Paying the Price
Word count: 1820
Thank you, Jo, for the fine beta.
AN: Follows on from my IWRY fic Justice but is a standalone story.
Justice can be found here.
Summary: At rock bottom, is there any hope for Angel?
Paying the Price
Retracting his fangs, he let the body fall, its warmth already fading; Death stealing it away along with its soul. Infused with stolen life, with the purloined warmth of the living, the vampire felt almost alive. Dead man walking, looking human, colour in his cheeks, heat in his hands: Beware!
It would not last. It never did. Blood lust was addictive and hard to resist. Angel felt the cold wind of guilt blow across his soul. Determined not to be under guilt’s thumb, he pushed it away, down deep. He was the avenging angel. And angels weren’t the fluffy, winged cherubs mankind depicted them to be on cards and trinkets. Angels of the Lord were fierce and unrelenting. They did what was required of them. Not that he could ever be likened to one; he was at the other end of the scale. He was demonkind.
Licking the last few drops of blood off his lips, he looked down at the body at his feet. The man had been an ‘evil doer’ as Darla had been wont to say. He had come at him with a gun. A 9mm. Angel rubbed his chest. The bullets were still inside. They stung. He could have overcome the man, knocked him out and left him to the police. But he hadn’t. The punk would have been back out on the streets in no time, no doubt a well-paid lawyer working his case for him. He had seen the handiwork of the dealer who also had a stable of prostitutes. Angel had noticed some of his women working the streets with bruises and a drugged vacant stare. Sometimes one of his whores was found dead in an alley. Young boys, too, were in his employ. If the man had encountered the vampire a few years previous he would have been granted mercy. Angel no longer dealt in such things.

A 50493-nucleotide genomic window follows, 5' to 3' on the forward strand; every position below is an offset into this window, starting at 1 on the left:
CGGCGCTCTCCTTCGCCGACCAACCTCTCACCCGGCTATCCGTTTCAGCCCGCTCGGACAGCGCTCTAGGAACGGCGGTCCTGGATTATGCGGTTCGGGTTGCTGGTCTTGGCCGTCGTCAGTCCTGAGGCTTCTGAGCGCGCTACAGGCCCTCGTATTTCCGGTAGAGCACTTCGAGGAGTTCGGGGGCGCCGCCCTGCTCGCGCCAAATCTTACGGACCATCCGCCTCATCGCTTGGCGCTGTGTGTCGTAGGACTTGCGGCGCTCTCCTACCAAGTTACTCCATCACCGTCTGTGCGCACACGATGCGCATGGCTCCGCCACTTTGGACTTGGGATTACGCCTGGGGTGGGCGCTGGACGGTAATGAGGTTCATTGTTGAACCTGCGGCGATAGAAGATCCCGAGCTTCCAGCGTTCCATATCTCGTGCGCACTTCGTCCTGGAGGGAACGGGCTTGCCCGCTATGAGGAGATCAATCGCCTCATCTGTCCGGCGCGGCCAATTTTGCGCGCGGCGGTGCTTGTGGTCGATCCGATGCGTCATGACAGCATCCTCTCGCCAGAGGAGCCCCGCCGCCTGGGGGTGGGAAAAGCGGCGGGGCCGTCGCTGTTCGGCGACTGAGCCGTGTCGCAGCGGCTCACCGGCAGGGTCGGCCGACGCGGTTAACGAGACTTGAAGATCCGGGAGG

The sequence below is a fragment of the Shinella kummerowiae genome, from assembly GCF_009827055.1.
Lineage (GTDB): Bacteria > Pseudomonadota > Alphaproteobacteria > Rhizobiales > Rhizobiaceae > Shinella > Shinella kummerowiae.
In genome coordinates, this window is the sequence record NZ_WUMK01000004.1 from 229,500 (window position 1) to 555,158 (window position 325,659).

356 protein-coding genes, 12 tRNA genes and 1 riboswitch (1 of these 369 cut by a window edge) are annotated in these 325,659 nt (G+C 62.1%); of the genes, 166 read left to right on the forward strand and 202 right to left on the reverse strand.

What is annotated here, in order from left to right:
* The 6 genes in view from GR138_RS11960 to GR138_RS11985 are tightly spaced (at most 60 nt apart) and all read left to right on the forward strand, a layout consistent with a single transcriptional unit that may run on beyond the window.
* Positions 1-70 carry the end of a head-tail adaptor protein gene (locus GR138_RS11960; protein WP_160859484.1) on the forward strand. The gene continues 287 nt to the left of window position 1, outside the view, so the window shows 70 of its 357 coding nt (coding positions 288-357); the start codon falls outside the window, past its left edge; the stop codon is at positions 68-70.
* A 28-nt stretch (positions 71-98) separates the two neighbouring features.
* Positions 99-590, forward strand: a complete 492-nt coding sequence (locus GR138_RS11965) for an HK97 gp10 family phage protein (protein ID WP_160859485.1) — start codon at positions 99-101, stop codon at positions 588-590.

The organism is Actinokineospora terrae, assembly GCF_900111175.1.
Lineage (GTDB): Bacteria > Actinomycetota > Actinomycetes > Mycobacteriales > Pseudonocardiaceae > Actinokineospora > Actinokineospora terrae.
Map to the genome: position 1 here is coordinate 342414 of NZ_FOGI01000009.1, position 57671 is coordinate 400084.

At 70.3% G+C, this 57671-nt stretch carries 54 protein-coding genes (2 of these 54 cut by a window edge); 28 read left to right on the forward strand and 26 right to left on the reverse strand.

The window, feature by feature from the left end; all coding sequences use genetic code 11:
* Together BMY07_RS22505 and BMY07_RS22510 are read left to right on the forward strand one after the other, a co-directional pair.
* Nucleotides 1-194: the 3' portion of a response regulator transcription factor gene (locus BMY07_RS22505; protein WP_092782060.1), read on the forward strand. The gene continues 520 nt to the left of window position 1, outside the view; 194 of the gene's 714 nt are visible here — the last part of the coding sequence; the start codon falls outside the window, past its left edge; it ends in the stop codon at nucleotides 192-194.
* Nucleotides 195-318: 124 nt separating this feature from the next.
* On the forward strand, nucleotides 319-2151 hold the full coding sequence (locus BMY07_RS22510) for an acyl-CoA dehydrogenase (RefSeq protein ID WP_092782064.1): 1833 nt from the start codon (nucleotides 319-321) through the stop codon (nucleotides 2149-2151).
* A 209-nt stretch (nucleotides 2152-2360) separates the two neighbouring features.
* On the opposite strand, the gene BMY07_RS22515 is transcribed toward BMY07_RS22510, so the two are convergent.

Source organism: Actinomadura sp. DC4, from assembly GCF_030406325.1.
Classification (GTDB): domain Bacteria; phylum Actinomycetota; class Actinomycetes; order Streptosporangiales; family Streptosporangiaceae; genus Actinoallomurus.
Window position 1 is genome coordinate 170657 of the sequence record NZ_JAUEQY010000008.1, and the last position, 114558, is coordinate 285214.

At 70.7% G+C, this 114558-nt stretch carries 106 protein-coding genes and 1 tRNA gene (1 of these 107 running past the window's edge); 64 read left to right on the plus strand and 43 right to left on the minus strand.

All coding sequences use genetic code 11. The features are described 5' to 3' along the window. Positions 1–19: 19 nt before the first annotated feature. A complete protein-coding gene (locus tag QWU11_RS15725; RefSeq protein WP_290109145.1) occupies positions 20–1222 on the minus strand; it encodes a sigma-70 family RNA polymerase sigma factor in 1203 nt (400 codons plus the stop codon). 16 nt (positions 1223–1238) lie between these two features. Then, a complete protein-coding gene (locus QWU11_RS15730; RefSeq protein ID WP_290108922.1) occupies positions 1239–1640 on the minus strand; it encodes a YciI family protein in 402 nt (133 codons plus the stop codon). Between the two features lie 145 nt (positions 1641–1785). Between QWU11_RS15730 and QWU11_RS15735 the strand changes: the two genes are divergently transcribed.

In the distance he heard the wail of a siren. The police were on their way. It was time to leave. Taking a last look at his work, he scaled the walls of the nearest building and was on the roof running across its surface.
Detective Inspector Jensen’s knees creaked as he straightened up. The body on the ground had its throat torn out. This was the third victim in as many weeks. Although, this time it looked like the victim had managed to get off several shots. He stepped back carefully. Forensics was scouring the ground for blood splatter. Any found would be analysed. If fortune favoured them tonight some of the blood may belong to the perpetrator. Jensen didn’t hold out much hope. The perpetrator never left a clue. It was as if he had vanished into thin air.
Angel sat on the roof of a building, his legs dangling over the lip of the wall. He was brooding. His thoughts of late were dark. If he could be bothered, he could call up a memory of a meeting with his first Messenger. Doyle, who had once told him that going it solo could lead him to viewing people as food, had only been partly right. People were food to the likes of him. But the vampire’s mind was elsewhere now. He was tired, so very tired. And he had eternity to look forward to. His future spread out before him like an event horizon, a never ending battle against the forces of darkness. That darkness was swallowing him whole. His shoulders slumped. There was another option open to him. He could die in battle, turning to ash, his soul bound for Hell. Been there, and done that, Angel wasn’t keen to revisit. He wondered if that was what ants felt, if ants could feel? He was between a rock and a hard place and no way out.